Jul 9, 2016

A day on a cheese farm in Tuscia

The drive out of Rome to reach today's rural destination is just under two hours. The car swerves down soft verdant curves in the heart of the Etruscan Tuscia, a vast area of northern Lazio.

As the car pulls into a dirt road, all worries and thoughts magically seep out of my head and my muscles just as naturally begin to relax.

As I alight my dusty vehicle, I am welcomed by a tall, smiling man who is holding a snow-white baby lamb in his arms. He introduces himself as Giuseppe, the middle brother, and shows me around. He walks with a spring in his step to the pens where the newborns and their mothers are resting and feeding. He’s anxious to show me the newest addition to the flock, a young ewe has just given birth and is nuzzling a bleating ball of white fleece...

Continue Reading "Farm Life: Making cheese and gathering honey" as appeared on Casa Mia Blog ➔

May 31, 2016

Weekend in Venice, Italy

Located in the marshy Veneto lagoon – which stretches along the Adriatic shoreline between the mouths of the Po and the Piave River deltas – the incredible city of Venice is admired and loved for the beauty of its unique setting, particular architecture, and immense body of artwork.
Listed as a World Heritage Site along with its vast surrounding lagoon, Venice is by all means a tourist magnet. Which is why I'd like to draw attention to the city's lesser known aspects. I'm sharing a few insider tips so that weekend travelers can avoid the stereotypes and clich├ęs La Serenissima is most known for worldwide.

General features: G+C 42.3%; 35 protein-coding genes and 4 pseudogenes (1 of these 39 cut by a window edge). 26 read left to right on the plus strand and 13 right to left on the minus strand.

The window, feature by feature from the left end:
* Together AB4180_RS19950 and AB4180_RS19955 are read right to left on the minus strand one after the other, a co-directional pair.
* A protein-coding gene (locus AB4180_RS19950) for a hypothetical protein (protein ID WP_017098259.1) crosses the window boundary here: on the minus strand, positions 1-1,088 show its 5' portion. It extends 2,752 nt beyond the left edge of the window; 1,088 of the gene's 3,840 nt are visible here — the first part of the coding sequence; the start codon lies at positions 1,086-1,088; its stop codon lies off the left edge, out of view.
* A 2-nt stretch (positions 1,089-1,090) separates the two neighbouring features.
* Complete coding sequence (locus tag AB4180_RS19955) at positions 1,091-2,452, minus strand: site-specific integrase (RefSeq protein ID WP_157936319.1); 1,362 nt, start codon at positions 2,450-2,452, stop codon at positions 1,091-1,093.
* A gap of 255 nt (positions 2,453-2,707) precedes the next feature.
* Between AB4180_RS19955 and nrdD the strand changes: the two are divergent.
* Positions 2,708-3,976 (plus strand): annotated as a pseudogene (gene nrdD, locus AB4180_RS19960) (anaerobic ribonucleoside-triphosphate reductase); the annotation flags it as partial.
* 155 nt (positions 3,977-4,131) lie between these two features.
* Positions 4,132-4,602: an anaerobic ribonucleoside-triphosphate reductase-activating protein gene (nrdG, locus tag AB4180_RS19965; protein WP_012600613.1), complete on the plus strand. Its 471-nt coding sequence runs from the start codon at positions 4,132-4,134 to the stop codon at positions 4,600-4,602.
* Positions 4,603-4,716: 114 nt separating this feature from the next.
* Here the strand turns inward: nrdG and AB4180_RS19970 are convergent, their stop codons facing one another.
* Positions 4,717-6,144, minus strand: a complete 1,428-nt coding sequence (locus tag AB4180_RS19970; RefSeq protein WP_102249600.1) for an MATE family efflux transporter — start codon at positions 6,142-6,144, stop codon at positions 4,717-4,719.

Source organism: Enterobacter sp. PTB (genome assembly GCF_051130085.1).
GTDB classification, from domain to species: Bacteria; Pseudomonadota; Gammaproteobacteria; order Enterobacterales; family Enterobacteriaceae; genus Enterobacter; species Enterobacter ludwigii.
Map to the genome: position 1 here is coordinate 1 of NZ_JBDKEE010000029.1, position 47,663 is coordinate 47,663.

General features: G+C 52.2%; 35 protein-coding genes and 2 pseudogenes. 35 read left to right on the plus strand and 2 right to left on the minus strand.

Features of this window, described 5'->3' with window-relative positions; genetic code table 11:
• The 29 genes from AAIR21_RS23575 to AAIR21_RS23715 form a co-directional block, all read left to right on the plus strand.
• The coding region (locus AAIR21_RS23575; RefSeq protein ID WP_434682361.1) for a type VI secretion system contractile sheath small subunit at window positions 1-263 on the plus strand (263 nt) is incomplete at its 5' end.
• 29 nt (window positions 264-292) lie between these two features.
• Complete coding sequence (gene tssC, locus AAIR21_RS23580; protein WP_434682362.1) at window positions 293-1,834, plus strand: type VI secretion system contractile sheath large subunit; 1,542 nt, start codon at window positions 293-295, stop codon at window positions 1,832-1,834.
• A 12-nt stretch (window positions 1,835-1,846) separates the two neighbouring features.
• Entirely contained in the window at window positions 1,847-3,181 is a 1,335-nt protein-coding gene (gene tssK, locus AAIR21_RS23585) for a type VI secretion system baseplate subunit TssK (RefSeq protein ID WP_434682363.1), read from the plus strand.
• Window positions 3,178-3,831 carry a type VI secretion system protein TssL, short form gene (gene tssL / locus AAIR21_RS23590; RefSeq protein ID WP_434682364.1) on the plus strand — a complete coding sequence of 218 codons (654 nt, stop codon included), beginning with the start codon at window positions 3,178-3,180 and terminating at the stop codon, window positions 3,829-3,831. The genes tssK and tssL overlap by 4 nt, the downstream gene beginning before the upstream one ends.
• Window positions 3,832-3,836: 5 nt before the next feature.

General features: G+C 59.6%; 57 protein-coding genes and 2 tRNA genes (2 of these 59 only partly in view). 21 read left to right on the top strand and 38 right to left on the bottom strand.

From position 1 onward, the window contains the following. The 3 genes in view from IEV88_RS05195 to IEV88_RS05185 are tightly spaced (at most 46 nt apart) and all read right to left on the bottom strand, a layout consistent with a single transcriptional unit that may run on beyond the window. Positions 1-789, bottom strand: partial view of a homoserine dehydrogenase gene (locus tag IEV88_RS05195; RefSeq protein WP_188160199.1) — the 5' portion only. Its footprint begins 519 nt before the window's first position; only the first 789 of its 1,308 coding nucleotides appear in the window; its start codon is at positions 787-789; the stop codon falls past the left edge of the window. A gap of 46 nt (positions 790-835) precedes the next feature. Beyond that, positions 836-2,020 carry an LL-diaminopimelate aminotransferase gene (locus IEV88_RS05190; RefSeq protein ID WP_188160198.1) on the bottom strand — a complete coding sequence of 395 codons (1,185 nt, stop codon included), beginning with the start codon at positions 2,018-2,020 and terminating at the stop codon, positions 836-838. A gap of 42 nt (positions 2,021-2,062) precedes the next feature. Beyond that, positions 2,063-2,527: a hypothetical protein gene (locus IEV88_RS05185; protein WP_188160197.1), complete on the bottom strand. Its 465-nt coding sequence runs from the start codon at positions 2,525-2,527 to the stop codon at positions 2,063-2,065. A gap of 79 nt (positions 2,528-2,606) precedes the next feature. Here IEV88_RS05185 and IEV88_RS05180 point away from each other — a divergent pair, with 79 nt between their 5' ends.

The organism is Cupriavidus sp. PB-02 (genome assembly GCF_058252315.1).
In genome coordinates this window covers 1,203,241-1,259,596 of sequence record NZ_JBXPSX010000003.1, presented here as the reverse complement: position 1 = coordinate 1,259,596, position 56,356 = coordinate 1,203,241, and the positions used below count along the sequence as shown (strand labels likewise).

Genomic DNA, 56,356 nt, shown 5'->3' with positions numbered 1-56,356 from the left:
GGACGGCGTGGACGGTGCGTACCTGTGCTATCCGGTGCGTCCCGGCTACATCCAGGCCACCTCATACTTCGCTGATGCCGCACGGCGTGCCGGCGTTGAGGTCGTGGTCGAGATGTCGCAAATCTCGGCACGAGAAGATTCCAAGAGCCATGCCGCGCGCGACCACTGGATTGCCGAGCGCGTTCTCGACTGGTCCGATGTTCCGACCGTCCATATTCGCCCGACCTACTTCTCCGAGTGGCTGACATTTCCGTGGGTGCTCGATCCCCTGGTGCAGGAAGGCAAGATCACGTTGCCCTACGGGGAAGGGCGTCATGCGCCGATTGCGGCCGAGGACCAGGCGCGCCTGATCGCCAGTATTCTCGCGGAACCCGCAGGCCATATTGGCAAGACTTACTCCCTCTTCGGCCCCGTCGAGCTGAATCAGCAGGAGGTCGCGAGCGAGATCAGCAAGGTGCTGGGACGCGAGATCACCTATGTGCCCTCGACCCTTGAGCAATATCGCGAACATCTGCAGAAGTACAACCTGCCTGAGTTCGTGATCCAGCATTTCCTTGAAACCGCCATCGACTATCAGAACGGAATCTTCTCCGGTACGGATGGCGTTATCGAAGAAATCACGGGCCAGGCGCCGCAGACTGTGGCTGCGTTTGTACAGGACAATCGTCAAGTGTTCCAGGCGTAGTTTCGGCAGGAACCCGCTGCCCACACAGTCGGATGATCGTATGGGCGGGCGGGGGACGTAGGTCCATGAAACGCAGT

Take advantage of the fact that the busy tourist season has not fully picked up yet. Hop on a train from Rome, Milan or Florence and hit the lagoon for 48 hours in the most romantic city in the world. Here are a few practical tips.

Continue Reading ➔

May 28, 2016

Forget the kid's menu

My boy is a bizarre alimentary wunderkind, but it's not all his doing. As a child, I was a picky eater who whined a lot. I didn't eat tomatoes, fish bones scared me, and I ironically dreaded cheese. I didn't want him to be like me.

So I encouraged him to try different flavors and foods. I never forced him.

He's partial to bold flavors and has always loved fish. These are my gourmand son's top 10 dishes.

Continue Reading ➔

Apr 26, 2016

In defense of the fish

Italy is for the most part surrounded by sea, with the peninsula and its two large islands lapping up against various parts of the jagged Mediterranean. This makes most of us Italians very familiar with fish. Given such extended coastal real estate, it's hardly surprising that most Italians are raised catching, cooking and eating fish.

As a child I loved the act of fishing but hardly ever ate fish with bones. I was one of those kids parents dreaded, the ones too freaked out by le spine — bone or cartilage — to fully enjoy a meal of aquatic edibles. But mine wasn't a total embargo: I was simply more of a polipi kind of kid...

Continue Reading ➔

Image courtesy of Massimo Capodanno

Feb 15, 2016

Healing with food, Italian style

Whether to treat minor issues like the colpo d'aria (stiffness or a cold from a draft, basically) or to attack more serious conditions, Italians have an entire protocol when it comes to eating the sickness away that goes way beyond the old maxim,"Feed a cold, starve a fever."

When you are sick in Italy there is never starvation involved but Italians are remarkable when it comes to what you should and should not eat when sick. While Americans just plow through ailments or hide in bed – and not eating if they don’t feel like it – in Italy not having at least a bowl of mamma’s chicken soup is punishable by a lengthy jail term, so imagine fasting. Heresy! Continue Reading ➔

Share!